“Generally, it is not a good idea to record the therapy session,” said Zainab Delawalla, a clinical psychologist in Atlanta. “Once a client records a session, there is no ethical mandate that compels the client to keep that recording private, the same way professional ethics and federal law require the therapist to keep the contents of the therapy session confidential. If shared, knowingly (e.g., on social media) or unknowingly (e.g., a snooping spouse), it would be easy for others to take the therapist’s words out of context.”

If it’s a group therapy session, recording the discussions may violate the privacy of the others present as well.

When a client records a session, there’s always the possibility that the file could fall into the wrong hands. Thus, it can compromise the confidentiality of therapy sessions ― breaching the trust involved in the client-therapist relationship and potentially bringing psychological harm.

“Confidentiality is at the heart of the therapeutic relationship ― it is what makes the relationship completely unique and unlike any other dynamic,” Stuempfig said. “The client needs to know that what they share is absolutely going to be kept private, giving the client the peace of mind needed to share their innermost fears, past traumas, insecurities and worries without being concerned about judgment.”

It may hinder the therapeutic process

As a client, knowing that you’re recording a session may take you out of the moment. You may also misinterpret the session after reviewing the recording or fail to get the full experience by only listening to portions of it.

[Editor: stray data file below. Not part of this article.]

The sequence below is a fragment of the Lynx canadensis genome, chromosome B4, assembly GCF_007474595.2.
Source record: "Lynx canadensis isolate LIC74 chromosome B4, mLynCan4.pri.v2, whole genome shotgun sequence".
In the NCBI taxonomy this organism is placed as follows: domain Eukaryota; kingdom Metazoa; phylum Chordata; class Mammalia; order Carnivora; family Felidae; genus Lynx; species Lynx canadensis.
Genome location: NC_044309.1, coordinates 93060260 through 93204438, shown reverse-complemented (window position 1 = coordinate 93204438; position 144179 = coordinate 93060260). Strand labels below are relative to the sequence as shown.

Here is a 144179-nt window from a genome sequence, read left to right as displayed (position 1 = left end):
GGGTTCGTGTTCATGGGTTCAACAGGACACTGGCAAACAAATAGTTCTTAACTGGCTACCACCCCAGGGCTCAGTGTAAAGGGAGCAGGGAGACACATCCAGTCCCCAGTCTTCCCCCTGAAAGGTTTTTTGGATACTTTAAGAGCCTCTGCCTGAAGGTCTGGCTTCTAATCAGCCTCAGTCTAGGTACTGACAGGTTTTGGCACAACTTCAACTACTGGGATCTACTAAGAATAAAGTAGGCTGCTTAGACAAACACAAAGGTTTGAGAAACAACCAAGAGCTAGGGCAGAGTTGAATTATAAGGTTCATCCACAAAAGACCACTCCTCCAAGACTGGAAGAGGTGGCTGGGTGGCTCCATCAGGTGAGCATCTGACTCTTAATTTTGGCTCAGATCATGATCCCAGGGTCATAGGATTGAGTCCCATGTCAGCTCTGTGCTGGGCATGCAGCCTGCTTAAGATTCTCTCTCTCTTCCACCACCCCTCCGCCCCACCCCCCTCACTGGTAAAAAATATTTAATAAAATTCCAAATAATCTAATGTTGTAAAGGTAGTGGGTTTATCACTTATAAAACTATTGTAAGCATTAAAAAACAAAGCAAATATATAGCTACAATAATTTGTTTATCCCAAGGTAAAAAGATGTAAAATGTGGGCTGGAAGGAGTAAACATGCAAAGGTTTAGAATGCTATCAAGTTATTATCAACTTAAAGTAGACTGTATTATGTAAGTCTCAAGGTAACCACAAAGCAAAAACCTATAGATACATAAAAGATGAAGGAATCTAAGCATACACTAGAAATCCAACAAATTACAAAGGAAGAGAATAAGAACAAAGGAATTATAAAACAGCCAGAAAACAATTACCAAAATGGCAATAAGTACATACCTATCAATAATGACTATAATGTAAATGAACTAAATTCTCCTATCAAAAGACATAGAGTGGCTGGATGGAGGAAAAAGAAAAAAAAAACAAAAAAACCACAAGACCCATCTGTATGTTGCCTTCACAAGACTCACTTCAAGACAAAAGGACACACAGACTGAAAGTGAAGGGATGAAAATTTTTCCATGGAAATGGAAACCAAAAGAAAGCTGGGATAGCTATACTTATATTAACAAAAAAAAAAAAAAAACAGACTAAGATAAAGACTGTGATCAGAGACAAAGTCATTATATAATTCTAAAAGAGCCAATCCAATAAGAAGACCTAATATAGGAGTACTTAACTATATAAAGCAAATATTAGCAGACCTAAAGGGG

“The client may be embarrassed by how they present and over-analyze what they say and how they say it, which can be a hindrance to the therapeutic process,” said Saniyyah Mayo, a licensed marriage and family therapist in Los Angeles. “Clients may also become upset after listening to themselves being challenged or confronted by their therapist.”

Another upsetting drawback is that it could be emotionally damaging to replay the recording without the supervision of a therapist if you processed traumatic events during the session.

“That would be something that should be discussed thoroughly between therapist and client before either party agrees to recording the session,” Stuempfig said.

The client may over-invest in the therapist’s words

“Recording a session therapeutically may make you over-invest in the therapist and their magical powers to heal you and under-invest in your part of the work,” said U.K.-based psychotherapist Noel McDermott.

He advised focusing on what happens outside of therapy and understanding the ways that things you learn in sessions help you manage real-life occurrences more effectively.

Therapy involves work on the part of the therapist — and more importantly the client.

Therapy involves work on the part of the therapist — and more importantly the client.

Clients also shouldn’t hyper-focus on the literal interpretation of the therapist’s words without context.